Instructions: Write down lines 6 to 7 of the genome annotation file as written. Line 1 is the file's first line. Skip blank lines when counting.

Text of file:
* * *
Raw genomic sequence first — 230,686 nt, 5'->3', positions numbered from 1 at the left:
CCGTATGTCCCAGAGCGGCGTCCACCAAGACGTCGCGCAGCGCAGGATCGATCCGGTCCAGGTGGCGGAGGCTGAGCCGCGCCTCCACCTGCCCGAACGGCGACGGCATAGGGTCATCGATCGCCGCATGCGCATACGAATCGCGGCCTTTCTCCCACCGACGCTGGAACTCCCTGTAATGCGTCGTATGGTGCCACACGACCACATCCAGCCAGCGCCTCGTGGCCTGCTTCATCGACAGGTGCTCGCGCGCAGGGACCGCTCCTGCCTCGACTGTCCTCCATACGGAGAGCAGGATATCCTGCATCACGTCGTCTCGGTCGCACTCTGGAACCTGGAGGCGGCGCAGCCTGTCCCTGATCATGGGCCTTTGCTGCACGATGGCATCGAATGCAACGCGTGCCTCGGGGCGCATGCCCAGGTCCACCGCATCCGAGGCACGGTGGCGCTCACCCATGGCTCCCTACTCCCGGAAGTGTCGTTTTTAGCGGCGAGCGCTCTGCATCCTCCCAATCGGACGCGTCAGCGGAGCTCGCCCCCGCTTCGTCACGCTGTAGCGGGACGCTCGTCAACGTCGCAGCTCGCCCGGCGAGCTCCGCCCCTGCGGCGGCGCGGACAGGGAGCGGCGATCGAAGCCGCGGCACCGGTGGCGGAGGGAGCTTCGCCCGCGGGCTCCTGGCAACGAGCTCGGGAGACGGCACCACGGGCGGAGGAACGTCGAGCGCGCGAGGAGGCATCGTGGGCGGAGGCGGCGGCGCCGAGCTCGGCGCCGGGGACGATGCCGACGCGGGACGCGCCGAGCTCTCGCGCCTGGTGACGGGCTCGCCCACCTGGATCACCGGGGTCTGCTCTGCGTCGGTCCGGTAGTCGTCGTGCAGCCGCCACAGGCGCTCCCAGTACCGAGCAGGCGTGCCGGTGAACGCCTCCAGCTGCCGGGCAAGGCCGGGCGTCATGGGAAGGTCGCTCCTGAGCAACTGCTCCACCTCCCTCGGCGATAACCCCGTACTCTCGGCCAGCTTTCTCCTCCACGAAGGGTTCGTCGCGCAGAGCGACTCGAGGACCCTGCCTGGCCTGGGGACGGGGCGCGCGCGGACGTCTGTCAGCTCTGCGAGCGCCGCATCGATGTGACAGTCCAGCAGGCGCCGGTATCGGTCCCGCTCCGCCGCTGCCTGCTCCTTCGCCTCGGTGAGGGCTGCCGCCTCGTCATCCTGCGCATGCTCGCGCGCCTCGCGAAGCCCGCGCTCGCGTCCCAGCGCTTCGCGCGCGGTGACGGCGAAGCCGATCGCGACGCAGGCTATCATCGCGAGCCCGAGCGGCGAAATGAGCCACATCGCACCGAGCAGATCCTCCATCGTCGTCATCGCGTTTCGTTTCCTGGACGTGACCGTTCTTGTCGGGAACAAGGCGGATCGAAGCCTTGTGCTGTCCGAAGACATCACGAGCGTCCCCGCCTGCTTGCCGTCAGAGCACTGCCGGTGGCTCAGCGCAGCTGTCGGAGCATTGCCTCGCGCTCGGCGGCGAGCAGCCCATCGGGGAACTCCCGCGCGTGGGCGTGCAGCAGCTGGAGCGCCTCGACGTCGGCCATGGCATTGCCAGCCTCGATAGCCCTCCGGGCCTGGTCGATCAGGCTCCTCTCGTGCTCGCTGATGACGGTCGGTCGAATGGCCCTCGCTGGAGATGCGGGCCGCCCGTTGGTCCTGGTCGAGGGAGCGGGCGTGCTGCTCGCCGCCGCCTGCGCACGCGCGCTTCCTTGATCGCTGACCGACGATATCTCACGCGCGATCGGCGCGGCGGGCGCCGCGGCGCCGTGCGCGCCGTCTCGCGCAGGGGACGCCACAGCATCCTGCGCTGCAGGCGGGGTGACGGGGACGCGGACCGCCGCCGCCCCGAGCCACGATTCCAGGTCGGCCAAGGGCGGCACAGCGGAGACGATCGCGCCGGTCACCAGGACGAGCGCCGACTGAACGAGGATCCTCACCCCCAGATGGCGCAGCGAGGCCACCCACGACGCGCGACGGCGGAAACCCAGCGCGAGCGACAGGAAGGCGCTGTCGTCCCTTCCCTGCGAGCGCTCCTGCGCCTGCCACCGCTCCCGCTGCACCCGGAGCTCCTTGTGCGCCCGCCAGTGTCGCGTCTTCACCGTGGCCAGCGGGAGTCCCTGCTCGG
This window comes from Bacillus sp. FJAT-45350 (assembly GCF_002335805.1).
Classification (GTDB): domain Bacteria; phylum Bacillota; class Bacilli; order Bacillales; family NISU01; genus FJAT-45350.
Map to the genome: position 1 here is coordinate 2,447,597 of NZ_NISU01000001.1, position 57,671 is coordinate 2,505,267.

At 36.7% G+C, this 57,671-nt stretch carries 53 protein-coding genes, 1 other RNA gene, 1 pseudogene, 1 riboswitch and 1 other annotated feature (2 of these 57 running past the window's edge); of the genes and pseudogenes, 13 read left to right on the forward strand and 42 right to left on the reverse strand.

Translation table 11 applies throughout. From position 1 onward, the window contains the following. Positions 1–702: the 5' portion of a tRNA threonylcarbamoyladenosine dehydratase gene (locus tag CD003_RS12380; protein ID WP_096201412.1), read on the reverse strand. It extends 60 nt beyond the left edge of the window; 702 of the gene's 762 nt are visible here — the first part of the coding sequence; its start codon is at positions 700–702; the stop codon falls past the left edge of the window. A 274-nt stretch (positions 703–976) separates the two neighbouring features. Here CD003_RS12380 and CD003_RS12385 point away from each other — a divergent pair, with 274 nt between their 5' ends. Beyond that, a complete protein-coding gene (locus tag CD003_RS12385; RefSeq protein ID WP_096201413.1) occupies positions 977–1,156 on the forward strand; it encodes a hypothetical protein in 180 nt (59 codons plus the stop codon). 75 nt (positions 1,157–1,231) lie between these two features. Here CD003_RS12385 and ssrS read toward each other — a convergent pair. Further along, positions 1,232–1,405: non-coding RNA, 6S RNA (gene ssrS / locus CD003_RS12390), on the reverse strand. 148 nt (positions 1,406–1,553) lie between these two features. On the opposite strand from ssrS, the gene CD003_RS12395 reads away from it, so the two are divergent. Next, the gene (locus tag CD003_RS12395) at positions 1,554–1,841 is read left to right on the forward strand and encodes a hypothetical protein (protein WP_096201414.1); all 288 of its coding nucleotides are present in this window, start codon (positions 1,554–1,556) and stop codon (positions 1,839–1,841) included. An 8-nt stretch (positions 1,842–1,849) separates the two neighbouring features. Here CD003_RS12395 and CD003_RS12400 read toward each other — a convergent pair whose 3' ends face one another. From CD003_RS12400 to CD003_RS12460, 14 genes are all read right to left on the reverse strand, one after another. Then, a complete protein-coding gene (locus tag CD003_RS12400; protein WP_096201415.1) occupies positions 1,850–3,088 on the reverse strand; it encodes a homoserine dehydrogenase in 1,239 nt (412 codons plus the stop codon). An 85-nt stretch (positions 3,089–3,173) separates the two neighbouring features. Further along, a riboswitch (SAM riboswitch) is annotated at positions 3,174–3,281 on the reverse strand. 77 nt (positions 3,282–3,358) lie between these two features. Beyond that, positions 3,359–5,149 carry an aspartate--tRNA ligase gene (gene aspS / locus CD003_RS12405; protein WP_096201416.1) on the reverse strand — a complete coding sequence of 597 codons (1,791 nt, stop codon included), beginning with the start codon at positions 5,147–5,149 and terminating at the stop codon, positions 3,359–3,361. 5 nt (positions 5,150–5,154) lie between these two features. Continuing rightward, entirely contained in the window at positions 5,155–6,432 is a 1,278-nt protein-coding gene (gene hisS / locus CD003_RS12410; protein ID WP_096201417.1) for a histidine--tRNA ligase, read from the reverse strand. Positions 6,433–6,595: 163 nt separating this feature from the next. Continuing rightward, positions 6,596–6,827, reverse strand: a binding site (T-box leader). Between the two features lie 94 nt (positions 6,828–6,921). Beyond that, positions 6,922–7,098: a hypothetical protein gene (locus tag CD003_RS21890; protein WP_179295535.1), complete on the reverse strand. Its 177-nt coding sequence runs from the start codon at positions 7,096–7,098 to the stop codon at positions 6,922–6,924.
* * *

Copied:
At 36.7% G+C, this 57,671-nt stretch carries 53 protein-coding genes, 1 other RNA gene, 1 pseudogene, 1 riboswitch and 1 other annotated feature (2 of these 57 running past the window's edge); of the genes and pseudogenes, 13 read left to right on the forward strand and 42 right to left on the reverse strand.

Translation table 11 applies throughout. From position 1 onward, the window contains the following. Positions 1–702: the 5' portion of a tRNA threonylcarbamoyladenosine dehydratase gene (locus tag CD003_RS12380; protein ID WP_096201412.1), read on the reverse strand. It extends 60 nt beyond the left edge of the window; 702 of the gene's 762 nt are visible here — the first part of the coding sequence; its start codon is at positions 700–702; the stop codon falls past the left edge of the window. A 274-nt stretch (positions 703–976) separates the two neighbouring features. Here CD003_RS12380 and CD003_RS12385 point away from each other — a divergent pair, with 274 nt between their 5' ends. Beyond that, a complete protein-coding gene (locus tag CD003_RS12385; RefSeq protein ID WP_096201413.1) occupies positions 977–1,156 on the forward strand; it encodes a hypothetical protein in 180 nt (59 codons plus the stop codon). 75 nt (positions 1,157–1,231) lie between these two features. Here CD003_RS12385 and ssrS read toward each other — a convergent pair. Further along, positions 1,232–1,405: non-coding RNA, 6S RNA (gene ssrS / locus CD003_RS12390), on the reverse strand. 148 nt (positions 1,406–1,553) lie between these two features. On the opposite strand from ssrS, the gene CD003_RS12395 reads away from it, so the two are divergent. Next, the gene (locus tag CD003_RS12395) at positions 1,554–1,841 is read left to right on the forward strand and encodes a hypothetical protein (protein WP_096201414.1); all 288 of its coding nucleotides are present in this window, start codon (positions 1,554–1,556) and stop codon (positions 1,839–1,841) included. An 8-nt stretch (positions 1,842–1,849) separates the two neighbouring features. Here CD003_RS12395 and CD003_RS12400 read toward each other — a convergent pair whose 3' ends face one another. From CD003_RS12400 to CD003_RS12460, 14 genes are all read right to left on the reverse strand, one after another. Then, a complete protein-coding gene (locus tag CD003_RS12400; protein WP_096201415.1) occupies positions 1,850–3,088 on the reverse strand; it encodes a homoserine dehydrogenase in 1,239 nt (412 codons plus the stop codon). An 85-nt stretch (positions 3,089–3,173) separates the two neighbouring features. Further along, a riboswitch (SAM riboswitch) is annotated at positions 3,174–3,281 on the reverse strand. 77 nt (positions 3,282–3,358) lie between these two features. Beyond that, positions 3,359–5,149 carry an aspartate--tRNA ligase gene (gene aspS / locus CD003_RS12405; protein WP_096201416.1) on the reverse strand — a complete coding sequence of 597 codons (1,791 nt, stop codon included), beginning with the start codon at positions 5,147–5,149 and terminating at the stop codon, positions 3,359–3,361. 5 nt (positions 5,150–5,154) lie between these two features. Continuing rightward, entirely contained in the window at positions 5,155–6,432 is a 1,278-nt protein-coding gene (gene hisS / locus CD003_RS12410; protein ID WP_096201417.1) for a histidine--tRNA ligase, read from the reverse strand. Positions 6,433–6,595: 163 nt separating this feature from the next. Continuing rightward, positions 6,596–6,827, reverse strand: a binding site (T-box leader). Between the two features lie 94 nt (positions 6,828–6,921). Beyond that, positions 6,922–7,098: a hypothetical protein gene (locus tag CD003_RS21890; protein WP_179295535.1), complete on the reverse strand. Its 177-nt coding sequence runs from the start codon at positions 7,096–7,098 to the stop codon at positions 6,922–6,924.